Play Live Radio
Next Up:
0:00 0:00
Available On Air Stations
90.5 WESA's Good Question! series is an experiment where you bring us questions—and we go out to investigate and find answers.

The rise and fall of Pittsburgh's inclines

Giddy crowds of kids from a local summer camp recently gathered in the lobby of the Duquesne Incline’s upper station on Mount Washington. 

They lined up against the wood paneled walls, where dozens of framed black and white historic pictures of the incline hang. The group’s eyes were glued to the slow ascent of a vibrant red rail car until the ring of a bell signaled it’s time to climb aboard.

This incline and the Monongahela Incline to the east are the last two of their kind in Pittsburgh. On a recent weekend morning Good Question! listener Jason Ferrante, 19, of East Liberty, was scrolling through City of Pittsburgh Archives Twitter account.

Credit Katie Blackley / 90.5 WESA
90.5 WESA
The upper station of the Duquesne Incline houses a museum with tools and equipment once used to maintain the famous funicular.

“Something came up about an old incline that was torn down,” Ferrante said. “So it got me wondering about, well, we have the two famous inclines, but were there any others in the city of Pittsburgh?”

In their heyday, more than a dozen inclines were scattered throughout the region. Historian Donald Doherty wrote an entire book about the city’s funiculars, Pittsburgh’s Inclines.

He said miners had used inclines to move coal since the early 1800s. That was the case on Mount Washington, which used to be called Coal Hill.

“It was the best way to move heavy things up and down mountains or hillsides,” Doherty said. In the early days, inclines relied on gravity to move product down the hill and then employed mules, sometimes horses, to pull the cars back up the hill.

But it wasn’t until the construction of the Monongahela Incline that anyone considered using them to move people. As Pittsburgh grew in the late 19th century, a mass-transportation technology like the inclines took on a new purpose.

“All the land right down around the rivers [was] packed with industry and people trying to live and commerce,” Doherty said. “So, naturally, live on top of the hills.”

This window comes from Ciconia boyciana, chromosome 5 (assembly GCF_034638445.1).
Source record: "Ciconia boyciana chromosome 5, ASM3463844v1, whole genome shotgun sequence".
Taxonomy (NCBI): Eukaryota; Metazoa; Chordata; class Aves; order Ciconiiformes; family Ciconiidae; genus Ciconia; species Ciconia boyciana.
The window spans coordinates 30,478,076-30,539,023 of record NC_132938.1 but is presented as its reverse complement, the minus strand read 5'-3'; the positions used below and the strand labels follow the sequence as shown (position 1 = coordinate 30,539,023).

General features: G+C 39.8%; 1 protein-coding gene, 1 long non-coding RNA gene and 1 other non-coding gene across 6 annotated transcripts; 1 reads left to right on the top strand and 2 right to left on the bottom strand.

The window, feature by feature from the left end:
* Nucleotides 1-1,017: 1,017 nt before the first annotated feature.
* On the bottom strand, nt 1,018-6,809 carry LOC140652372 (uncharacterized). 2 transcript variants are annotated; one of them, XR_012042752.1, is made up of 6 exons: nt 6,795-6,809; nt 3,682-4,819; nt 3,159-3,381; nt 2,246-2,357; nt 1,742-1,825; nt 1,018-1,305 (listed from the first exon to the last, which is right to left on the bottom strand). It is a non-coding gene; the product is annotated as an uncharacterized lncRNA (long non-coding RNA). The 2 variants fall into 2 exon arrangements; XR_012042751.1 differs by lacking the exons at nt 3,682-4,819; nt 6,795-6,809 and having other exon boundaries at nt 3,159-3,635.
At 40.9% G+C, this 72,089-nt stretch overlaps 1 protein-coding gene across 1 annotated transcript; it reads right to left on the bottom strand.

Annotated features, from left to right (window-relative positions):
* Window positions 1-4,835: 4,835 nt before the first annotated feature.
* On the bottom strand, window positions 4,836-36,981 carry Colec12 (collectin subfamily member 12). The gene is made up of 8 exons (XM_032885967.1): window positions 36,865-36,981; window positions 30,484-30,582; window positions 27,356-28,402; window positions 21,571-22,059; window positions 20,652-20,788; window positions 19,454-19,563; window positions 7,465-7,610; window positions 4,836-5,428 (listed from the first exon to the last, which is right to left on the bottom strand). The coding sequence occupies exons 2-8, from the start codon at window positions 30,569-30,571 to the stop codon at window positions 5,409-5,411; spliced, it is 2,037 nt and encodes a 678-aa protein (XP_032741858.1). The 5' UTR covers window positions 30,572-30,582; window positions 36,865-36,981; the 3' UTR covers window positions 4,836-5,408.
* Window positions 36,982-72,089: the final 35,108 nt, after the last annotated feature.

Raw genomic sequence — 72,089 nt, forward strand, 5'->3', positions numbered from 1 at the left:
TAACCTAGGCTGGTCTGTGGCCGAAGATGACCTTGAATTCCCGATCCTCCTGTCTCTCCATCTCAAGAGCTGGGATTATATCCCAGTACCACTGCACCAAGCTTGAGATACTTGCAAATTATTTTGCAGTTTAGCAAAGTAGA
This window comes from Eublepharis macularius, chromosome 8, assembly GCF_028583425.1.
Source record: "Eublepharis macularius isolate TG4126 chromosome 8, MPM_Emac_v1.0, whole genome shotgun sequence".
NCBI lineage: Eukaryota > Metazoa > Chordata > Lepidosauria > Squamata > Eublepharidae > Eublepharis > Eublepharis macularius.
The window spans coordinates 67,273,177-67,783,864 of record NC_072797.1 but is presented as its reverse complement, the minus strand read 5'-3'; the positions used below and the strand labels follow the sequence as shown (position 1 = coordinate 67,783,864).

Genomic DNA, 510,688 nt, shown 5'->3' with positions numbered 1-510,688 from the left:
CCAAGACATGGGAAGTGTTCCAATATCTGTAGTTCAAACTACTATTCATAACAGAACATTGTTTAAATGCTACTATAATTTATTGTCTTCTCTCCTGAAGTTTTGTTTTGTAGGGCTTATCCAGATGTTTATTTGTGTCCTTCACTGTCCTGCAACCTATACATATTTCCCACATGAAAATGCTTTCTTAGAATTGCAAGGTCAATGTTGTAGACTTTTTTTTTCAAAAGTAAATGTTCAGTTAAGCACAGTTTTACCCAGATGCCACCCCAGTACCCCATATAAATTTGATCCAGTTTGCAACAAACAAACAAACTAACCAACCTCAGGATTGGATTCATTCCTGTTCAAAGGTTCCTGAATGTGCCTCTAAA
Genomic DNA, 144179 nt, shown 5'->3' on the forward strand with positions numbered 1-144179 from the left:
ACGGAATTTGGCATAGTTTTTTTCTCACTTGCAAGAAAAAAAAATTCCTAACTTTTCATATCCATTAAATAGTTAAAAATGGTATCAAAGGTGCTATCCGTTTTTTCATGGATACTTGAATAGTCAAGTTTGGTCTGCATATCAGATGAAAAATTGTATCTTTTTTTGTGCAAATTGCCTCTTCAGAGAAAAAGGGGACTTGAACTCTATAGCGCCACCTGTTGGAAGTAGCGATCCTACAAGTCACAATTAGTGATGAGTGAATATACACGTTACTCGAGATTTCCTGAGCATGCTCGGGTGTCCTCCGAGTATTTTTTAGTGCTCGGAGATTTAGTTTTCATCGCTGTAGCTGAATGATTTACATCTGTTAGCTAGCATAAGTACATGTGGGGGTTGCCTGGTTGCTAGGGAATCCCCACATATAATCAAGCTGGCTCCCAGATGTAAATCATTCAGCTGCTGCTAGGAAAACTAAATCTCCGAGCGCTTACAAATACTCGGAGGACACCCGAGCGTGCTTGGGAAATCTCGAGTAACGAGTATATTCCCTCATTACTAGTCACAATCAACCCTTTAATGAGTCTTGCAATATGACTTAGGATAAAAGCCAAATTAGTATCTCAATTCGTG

Credit Carnegie Library Archives
The Penn Incline and the Penn Incline Resort c. 1889. The incline was built to carry freight--primarily coal and produce--as well as people.

The hilltop was prime real estate for the expanding city. Temperanceville (now the West End), Allentown and St. Clair boroughs had recently been annexed by Pittsburgh and offered land and opportunity to workers. But there wasn’t an easy way to get there.

“It was not the most convenient thing to live on top of the hills and get goods and services up there,” Doherty said.

So some entrepreneurs had an idea: build an inclined plane to move people. Engineers took on the challenge and in 1870 hundreds of people rode the Monongahela Incline on opening day. Riding an incline, Doherty said, was an amazing experience for Pittsburghers. About 45 people at a time could travel the 375 feet between West Carson Street and the top of Mt. Washington.

The Mon Incline was built with strong cables, similar to those in the city’s bridges and the Ferris wheel, which had been newly invented in Pittsburgh. The inclines were typically wooden and run by steam engines with boilers at the top. Its four parallel tracks were initially made of iron, and later, steel. Engines power the cables that hoist the cars using a pulley system with huge wheels. The cars act as counterweights--that’s why they always pass each other in the middle of the ride.  

The Duquesne Incline, which began operating in 1877 and is now privately owned, offers behind-the-scenes tours to visitors. Beneath the lobby are relics and archival information about the old funicular, including tools and equipment used in maintenance.

Move the toggle back and forth to see what the Mount Oliver Incline lower station would have looked like and what its approximate location looks like now.